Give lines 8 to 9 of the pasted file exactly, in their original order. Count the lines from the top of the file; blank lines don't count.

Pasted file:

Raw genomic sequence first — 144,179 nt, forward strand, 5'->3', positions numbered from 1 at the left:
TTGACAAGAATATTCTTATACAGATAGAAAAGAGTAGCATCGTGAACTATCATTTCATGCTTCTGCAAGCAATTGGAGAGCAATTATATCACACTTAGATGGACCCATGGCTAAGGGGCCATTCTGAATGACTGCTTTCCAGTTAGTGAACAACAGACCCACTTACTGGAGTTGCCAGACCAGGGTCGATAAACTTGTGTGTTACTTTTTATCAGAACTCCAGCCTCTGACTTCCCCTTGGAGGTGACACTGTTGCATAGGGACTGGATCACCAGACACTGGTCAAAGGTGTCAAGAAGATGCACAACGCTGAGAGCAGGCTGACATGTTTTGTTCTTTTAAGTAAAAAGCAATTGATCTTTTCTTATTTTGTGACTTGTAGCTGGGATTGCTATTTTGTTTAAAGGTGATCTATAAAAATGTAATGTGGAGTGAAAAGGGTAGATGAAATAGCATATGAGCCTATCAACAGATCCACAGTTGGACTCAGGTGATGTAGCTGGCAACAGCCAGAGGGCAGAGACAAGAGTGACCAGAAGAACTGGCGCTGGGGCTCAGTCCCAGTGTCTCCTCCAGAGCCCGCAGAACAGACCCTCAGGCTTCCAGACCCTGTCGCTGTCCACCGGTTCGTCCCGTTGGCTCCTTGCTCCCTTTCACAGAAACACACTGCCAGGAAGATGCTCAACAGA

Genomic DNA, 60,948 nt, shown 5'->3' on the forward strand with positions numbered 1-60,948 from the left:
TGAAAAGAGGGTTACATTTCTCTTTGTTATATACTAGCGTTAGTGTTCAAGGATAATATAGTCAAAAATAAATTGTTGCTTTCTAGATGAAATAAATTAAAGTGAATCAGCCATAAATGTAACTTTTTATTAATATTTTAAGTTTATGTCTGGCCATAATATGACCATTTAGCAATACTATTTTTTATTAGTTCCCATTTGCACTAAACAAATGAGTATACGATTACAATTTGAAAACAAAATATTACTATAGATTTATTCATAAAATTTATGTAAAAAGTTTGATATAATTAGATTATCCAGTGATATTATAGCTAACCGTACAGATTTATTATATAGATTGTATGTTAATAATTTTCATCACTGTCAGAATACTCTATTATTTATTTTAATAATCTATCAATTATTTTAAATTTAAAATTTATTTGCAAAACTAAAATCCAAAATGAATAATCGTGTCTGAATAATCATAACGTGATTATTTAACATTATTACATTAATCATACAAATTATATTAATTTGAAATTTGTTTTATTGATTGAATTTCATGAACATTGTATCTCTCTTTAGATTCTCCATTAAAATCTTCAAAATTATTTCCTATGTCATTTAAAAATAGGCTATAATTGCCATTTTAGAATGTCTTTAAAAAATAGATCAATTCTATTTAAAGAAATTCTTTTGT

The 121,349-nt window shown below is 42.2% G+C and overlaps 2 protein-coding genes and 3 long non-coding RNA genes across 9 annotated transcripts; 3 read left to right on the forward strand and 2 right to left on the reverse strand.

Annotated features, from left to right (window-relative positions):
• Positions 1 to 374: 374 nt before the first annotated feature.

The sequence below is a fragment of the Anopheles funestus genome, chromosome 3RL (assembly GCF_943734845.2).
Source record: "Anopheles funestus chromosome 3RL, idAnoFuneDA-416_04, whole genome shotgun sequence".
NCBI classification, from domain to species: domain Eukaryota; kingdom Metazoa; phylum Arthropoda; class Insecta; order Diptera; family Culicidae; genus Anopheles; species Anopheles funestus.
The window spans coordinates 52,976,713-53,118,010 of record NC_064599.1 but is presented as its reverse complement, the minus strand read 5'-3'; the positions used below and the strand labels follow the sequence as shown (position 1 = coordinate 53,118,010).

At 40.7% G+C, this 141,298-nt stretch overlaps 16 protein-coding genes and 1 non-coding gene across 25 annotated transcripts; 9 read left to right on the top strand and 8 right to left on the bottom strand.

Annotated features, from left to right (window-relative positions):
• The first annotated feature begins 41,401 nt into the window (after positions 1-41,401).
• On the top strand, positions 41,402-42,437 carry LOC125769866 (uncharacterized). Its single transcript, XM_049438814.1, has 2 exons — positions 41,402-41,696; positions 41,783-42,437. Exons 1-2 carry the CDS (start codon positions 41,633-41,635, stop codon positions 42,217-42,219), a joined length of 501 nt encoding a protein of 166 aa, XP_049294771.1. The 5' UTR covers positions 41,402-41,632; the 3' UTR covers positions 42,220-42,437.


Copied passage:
The sequence below is a fragment of the Anopheles funestus genome, chromosome 3RL (assembly GCF_943734845.2).
Source record: "Anopheles funestus chromosome 3RL, idAnoFuneDA-416_04, whole genome shotgun sequence".